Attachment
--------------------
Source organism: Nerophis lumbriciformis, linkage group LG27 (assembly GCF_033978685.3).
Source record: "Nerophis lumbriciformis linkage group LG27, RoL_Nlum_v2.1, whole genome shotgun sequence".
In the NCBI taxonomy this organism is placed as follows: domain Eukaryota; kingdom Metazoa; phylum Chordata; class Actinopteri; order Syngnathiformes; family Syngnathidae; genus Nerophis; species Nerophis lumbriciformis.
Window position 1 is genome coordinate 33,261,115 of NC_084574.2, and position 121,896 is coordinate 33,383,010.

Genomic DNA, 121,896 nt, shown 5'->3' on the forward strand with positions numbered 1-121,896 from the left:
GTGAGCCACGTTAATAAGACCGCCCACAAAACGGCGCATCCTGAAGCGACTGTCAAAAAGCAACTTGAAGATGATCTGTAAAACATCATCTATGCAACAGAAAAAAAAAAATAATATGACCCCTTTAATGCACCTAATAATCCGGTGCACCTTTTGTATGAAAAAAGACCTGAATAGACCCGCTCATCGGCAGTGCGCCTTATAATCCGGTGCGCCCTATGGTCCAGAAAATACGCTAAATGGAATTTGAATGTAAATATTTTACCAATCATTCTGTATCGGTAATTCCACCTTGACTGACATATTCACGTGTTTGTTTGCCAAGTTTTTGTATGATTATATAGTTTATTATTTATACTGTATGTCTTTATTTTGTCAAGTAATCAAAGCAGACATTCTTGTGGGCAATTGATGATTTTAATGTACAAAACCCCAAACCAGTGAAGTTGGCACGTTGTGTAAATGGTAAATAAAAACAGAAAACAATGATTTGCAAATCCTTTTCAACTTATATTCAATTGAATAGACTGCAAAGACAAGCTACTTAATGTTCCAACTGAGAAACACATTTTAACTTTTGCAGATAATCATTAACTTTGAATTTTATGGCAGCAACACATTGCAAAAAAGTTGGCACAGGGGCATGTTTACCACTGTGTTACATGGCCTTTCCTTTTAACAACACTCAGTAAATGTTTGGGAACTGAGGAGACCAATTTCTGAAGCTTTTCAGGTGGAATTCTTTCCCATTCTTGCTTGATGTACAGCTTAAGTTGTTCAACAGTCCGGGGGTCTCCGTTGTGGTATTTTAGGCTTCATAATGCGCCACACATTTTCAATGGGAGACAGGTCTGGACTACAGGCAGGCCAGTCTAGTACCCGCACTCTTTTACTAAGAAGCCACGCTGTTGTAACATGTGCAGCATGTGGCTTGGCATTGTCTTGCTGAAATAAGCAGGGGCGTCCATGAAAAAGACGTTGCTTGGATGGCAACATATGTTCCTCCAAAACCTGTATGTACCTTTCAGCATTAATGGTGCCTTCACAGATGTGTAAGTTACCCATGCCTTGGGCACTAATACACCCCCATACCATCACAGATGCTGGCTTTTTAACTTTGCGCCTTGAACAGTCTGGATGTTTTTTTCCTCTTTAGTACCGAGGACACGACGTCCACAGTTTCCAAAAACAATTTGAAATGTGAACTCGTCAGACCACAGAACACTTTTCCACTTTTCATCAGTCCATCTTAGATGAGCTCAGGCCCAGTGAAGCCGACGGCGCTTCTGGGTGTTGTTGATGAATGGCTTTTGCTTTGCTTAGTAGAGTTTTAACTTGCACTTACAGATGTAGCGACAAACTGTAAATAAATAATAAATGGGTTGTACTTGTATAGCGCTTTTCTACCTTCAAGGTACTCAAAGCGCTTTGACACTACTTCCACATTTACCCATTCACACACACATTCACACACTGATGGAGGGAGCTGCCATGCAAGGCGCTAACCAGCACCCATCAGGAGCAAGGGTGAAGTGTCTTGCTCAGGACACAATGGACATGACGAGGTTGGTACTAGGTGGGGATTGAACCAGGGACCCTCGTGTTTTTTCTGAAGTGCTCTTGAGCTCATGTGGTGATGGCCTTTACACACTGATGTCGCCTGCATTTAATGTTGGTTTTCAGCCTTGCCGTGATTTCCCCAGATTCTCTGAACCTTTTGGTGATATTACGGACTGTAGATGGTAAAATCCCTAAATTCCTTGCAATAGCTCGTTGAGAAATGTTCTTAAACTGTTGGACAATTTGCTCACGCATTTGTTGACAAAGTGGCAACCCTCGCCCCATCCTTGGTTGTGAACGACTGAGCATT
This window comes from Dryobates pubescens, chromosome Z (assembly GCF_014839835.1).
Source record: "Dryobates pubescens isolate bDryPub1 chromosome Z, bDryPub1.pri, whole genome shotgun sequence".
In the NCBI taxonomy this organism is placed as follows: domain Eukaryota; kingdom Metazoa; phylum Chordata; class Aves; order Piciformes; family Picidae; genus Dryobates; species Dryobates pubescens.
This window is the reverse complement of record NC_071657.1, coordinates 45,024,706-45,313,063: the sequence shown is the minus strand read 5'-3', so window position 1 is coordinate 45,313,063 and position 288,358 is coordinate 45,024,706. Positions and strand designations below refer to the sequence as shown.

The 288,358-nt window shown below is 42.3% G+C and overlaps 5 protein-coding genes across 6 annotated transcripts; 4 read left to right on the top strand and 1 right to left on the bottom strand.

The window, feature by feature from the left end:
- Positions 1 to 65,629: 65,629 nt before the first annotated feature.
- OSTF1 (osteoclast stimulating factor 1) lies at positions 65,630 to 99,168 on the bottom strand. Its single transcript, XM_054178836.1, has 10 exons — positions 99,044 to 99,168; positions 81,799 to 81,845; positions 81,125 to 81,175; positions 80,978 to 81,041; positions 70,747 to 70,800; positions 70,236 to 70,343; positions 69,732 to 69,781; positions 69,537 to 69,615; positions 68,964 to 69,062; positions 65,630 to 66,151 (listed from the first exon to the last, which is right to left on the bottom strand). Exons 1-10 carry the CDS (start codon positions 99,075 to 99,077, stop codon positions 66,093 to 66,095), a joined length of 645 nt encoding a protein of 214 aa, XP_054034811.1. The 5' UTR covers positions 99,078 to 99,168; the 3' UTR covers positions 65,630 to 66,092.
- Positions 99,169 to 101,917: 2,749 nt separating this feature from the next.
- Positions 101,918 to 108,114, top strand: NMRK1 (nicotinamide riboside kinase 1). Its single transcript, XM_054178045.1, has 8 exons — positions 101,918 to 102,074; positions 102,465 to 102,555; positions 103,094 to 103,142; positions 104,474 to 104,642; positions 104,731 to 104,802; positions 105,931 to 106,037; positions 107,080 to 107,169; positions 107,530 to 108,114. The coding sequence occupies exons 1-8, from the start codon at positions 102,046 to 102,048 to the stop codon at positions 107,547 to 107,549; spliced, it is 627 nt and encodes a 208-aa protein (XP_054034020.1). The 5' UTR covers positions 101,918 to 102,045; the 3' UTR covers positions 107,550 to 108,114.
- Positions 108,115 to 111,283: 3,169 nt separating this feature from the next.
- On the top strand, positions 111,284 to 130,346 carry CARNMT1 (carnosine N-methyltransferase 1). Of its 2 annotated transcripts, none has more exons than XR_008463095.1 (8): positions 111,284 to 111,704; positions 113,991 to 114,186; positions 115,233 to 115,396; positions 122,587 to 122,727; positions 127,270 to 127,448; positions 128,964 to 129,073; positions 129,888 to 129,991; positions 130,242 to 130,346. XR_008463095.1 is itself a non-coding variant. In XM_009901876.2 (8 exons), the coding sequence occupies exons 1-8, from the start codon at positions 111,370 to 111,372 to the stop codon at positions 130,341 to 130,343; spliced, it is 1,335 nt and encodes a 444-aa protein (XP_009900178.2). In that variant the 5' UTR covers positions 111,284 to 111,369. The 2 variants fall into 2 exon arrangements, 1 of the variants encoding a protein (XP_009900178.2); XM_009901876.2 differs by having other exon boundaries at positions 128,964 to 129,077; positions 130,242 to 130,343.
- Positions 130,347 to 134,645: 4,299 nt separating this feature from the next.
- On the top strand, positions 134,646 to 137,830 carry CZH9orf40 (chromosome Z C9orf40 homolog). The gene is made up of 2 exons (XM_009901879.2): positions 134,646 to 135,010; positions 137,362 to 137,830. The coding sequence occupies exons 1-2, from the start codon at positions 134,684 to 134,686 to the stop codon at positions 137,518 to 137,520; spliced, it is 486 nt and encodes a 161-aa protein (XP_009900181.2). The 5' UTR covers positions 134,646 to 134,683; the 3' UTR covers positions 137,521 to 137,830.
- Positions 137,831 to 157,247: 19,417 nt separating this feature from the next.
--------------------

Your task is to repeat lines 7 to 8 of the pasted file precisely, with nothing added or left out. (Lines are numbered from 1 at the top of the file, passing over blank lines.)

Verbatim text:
This window comes from Dryobates pubescens, chromosome Z (assembly GCF_014839835.1).
Source record: "Dryobates pubescens isolate bDryPub1 chromosome Z, bDryPub1.pri, whole genome shotgun sequence".